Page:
Kids get lifelong benefits with healthy attitudes about food

Carolyn O’Neil is a registered dietitian and author of “The Slim Down South Cookbook.” Email her at carolyn@carolynoneil.com

It may start with the time-honored parental plea to “eat your vegetables,” but constantly pressuring kids to eat this and avoid that can backfire, creating a negative view of healthy eating habits. It may even trigger the development of an eating disorder. “This models a moralistic good versus bad unbalanced approach to food to our children,” said Atlanta psychologist Dina Zeckhausen. “Taken to the extreme, this is the mindset that sets folks up for weight swings, mood swings, and potentially serious eating disorders.”

Zeckhausen, founder of EDIN (Eating Disorders Information Network), is the author of a children's eating disorder prevention book called "Full Mouse, Empty Mouse: A Tale of Food and Feelings." In the book, which is used as part of the Georgia Eat Smart obesity prevention campaign, mouse Billy overeats for comfort and mouse Sally under eats for control. Aunt Louise teaches them to listen to their emotional feelings and their body's physical hunger and fullness cues. "We encourage children and adults to find healthy ways to take care of emotions," said Zeckhausen. "We shouldn't use dieting to feel in control of our life or use binge eating to numb sadness, loneliness, stress or boredom."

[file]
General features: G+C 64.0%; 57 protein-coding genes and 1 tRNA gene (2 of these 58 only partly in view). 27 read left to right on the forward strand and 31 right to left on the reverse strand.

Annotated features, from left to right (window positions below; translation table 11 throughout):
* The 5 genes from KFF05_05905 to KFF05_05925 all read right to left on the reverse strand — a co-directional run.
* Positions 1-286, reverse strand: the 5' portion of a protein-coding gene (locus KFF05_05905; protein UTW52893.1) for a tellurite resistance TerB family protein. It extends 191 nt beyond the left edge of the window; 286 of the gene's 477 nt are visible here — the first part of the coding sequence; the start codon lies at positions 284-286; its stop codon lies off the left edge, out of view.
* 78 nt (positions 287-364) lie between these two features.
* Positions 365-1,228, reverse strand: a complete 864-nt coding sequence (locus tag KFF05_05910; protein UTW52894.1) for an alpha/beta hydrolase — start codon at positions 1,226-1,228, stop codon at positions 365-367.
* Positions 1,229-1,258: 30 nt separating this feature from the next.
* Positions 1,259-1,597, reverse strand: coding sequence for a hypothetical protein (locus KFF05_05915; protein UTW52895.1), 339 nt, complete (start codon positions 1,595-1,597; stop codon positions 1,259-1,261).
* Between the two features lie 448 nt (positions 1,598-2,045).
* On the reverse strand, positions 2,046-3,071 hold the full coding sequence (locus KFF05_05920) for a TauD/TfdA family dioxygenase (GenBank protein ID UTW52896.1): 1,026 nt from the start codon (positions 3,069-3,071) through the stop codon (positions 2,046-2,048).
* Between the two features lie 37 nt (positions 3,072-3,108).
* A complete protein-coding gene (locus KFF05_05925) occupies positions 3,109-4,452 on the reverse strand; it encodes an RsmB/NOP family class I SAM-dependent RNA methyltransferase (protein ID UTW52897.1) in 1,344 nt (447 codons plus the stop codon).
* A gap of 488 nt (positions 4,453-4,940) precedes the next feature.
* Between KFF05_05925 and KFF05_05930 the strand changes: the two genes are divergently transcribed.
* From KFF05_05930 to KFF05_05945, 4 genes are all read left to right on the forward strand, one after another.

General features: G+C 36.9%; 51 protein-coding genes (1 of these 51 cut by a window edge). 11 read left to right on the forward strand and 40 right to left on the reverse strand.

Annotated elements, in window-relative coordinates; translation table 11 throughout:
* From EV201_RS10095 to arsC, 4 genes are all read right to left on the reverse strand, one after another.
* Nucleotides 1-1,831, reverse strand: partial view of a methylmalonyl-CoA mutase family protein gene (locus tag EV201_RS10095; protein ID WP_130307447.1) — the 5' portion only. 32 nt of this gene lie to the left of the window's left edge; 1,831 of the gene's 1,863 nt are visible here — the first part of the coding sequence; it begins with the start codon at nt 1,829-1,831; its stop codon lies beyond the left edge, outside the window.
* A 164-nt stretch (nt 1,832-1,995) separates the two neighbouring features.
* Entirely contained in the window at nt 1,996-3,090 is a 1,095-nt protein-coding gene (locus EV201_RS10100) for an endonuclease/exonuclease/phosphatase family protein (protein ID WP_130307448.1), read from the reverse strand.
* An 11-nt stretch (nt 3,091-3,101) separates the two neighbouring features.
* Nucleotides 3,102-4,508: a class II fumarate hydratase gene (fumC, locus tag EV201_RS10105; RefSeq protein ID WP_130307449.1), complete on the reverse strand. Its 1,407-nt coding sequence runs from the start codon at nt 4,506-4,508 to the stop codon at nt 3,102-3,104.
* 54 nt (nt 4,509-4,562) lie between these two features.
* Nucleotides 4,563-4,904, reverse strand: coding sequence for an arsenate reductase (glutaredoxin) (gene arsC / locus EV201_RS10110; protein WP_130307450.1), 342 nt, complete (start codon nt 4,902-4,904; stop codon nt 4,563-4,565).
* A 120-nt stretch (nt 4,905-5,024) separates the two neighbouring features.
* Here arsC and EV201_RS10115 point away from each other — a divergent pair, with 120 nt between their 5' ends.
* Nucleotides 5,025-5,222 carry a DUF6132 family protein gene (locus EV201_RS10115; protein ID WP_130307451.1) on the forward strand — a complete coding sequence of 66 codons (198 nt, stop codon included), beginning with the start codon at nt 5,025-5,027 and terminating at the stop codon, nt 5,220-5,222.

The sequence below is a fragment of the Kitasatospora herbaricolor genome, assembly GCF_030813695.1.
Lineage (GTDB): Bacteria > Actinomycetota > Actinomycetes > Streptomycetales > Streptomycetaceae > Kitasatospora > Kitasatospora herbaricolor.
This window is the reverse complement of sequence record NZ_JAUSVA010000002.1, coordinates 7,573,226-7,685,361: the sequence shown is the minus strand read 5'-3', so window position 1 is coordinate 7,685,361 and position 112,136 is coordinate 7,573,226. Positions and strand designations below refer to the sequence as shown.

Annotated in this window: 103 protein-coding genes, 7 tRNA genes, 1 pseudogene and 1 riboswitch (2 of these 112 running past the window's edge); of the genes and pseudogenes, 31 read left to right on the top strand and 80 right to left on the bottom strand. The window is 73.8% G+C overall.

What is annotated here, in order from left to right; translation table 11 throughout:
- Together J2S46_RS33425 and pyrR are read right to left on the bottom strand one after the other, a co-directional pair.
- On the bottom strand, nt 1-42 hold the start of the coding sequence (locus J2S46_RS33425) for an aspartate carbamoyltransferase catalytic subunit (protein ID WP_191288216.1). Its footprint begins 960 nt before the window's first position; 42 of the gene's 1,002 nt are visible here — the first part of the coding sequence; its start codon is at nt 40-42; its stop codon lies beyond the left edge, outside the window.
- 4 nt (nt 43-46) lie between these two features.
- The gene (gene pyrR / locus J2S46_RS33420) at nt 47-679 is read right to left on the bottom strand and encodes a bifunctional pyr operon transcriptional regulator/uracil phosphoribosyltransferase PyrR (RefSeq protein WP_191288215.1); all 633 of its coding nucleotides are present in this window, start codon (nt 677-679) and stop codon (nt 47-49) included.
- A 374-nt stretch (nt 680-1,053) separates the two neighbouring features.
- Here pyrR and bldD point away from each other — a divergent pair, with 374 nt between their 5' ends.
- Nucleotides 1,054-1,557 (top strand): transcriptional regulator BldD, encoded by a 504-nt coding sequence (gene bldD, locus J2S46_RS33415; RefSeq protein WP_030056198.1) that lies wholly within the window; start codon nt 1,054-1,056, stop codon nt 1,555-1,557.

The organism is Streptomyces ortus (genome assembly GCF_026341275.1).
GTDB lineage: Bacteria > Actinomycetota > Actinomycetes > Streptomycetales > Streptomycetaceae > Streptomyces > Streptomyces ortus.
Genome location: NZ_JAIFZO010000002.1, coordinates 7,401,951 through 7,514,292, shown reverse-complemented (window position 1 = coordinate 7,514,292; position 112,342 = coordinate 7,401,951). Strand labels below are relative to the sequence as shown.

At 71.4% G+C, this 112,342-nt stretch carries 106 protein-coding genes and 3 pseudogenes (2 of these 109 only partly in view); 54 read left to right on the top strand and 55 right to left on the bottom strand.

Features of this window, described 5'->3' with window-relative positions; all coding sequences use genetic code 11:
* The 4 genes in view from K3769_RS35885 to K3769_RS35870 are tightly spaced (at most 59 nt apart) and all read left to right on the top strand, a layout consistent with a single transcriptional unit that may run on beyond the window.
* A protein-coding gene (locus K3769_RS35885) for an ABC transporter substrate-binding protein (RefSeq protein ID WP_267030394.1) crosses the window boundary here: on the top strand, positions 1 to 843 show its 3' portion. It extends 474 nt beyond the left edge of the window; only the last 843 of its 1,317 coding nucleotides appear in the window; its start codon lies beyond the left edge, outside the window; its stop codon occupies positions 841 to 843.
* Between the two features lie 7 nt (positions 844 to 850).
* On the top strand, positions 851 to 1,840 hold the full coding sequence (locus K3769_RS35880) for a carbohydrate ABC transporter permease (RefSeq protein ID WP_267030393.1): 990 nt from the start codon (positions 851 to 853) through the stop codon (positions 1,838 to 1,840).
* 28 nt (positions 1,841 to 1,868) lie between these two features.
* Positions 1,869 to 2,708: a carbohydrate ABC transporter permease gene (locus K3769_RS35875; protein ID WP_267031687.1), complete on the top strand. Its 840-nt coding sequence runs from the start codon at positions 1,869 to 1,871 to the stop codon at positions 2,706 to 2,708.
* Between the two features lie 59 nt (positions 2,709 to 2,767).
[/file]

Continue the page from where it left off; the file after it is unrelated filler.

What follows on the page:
EDIN is presenting a number of free workshops and activities for the organization’s Love Your Body Month throughout February. You can find more information on www.myedin.org.

Restrictive diets not for kids

Eating plans that ban food groups are not recommended for children. Case in point is the currently popular meat-centric Paleolithic Diet. "I have seen entire families go on Paleo," said registered dietitian Sharon Palmer, author of "Plant Powered for Life." "It concerns me, because of the lack of entire food groups on the Paleo diet which excludes grains, dairy and legumes." Palmer worries that such restrictive diets may be deficient in key nutrients needed by children such as calcium and fiber. "Not to mention the psychological issues for kids related to instilling the idea that eating grains, potatoes and legumes is 'bad,'" she said.

No need to cheat

Nurturing a healthy attitude about eating includes the acceptance of enjoying splurge foods in moderation. “Paleo dieters like to call the days they go completely off Paleo as ‘cheat’ days, which really bothers me,” said Palmer. Zeckhausen encourages a positive approach to eating. “It’s the 80-20 rule with mostly healthy foods and fun indulgences sprinkled in,” she said.